Senator Lincoln Chafee impressed just about everyone during the recent testimony of John Bolton before the Senate Foreign Relations Committee. He pushed Bolton for hard answers to important questions, and did not yield when Bolton tried to duck and swerve Chafee’s queries.
Chafee is worried about American foreign policy and the absence of a clear plan in the Middle East. He thinks that the administration has done nothing credible in recent years to push forward a “viable, two state solution” in Israel-Palestine affairs.
Today, Chafee told Senator Lugar that he would not support John Bolton as things stood. He would vote no if pushed. This has been glossed over now by Senator Chafee’s staff and others as being a prolonged period of purgatory for Bolton because Chafee has “unanswered questions”.
But the vote was delayed — and it is now certain to be delayed beyond the September 12th primaries in Rhode Island. After Senator Chafee wins, which TWN hopes he does, the Senator’s hand is even freer to vote his views and conscience on Bolton.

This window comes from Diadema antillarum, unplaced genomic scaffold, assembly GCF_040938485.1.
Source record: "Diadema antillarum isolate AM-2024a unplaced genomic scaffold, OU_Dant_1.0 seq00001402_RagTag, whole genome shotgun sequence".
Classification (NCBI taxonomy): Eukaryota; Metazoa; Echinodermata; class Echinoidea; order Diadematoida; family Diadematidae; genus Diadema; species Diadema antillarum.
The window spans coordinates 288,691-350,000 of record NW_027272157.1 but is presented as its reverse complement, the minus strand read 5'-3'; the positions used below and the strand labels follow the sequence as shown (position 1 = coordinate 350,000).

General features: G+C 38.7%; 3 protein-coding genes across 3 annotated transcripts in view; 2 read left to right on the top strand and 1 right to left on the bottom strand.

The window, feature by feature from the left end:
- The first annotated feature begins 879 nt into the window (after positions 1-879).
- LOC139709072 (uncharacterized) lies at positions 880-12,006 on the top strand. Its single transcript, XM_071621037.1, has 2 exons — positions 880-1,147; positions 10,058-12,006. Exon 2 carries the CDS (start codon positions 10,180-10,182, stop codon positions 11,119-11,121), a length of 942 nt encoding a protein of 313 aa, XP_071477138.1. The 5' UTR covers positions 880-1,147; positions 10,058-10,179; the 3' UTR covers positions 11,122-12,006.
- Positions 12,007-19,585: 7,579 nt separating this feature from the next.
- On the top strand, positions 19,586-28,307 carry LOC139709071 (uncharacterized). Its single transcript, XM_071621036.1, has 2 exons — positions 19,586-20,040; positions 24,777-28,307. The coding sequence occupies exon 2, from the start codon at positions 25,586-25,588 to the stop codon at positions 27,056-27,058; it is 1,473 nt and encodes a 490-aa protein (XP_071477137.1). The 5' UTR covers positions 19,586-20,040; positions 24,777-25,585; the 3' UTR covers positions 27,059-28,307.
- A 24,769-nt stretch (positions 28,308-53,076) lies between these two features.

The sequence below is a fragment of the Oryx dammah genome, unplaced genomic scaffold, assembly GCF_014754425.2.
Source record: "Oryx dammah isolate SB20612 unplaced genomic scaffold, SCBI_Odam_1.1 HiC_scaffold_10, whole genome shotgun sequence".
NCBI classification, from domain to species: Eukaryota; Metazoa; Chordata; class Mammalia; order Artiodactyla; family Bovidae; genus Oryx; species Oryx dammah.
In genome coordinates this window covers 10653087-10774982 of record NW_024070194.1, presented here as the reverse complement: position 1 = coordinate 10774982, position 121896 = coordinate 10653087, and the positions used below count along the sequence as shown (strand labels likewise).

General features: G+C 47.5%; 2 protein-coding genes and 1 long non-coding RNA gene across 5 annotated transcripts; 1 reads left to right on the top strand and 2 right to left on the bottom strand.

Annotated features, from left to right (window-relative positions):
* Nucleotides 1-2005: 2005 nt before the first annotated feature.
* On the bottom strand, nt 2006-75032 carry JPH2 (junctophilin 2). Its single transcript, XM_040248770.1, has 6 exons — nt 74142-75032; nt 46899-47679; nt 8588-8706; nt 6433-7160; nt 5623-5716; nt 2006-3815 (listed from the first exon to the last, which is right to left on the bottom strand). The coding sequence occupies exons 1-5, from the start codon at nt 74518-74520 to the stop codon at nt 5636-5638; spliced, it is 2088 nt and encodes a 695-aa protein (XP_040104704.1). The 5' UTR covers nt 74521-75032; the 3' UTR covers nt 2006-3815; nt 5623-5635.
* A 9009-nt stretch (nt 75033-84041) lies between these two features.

There is still uncertainty among the Senate Foreign Relations Committee members as to whether Chafee’s opposition to Bolton is “hard” or “soft”, but clearly the administration did not read this blog’s perception that Chafee was deeply troubled by Bolton’s diplomatic failures and did nothing to respond to Chafee’s articulated concerns.
If the vote on Bolton in the Senate Foreign Relations Committee occurs on September 14th, or the following week, and passes through Committee to the Senate floor, there will be a new range of concerns deployed by Senators who are not members of the Committee. This may involve a filibuster.
The Senate wants to go out of session by September 27th — so thus far, for those who remain steadfast in their opposition to Bolton, things are looking good.
— Steve Clemons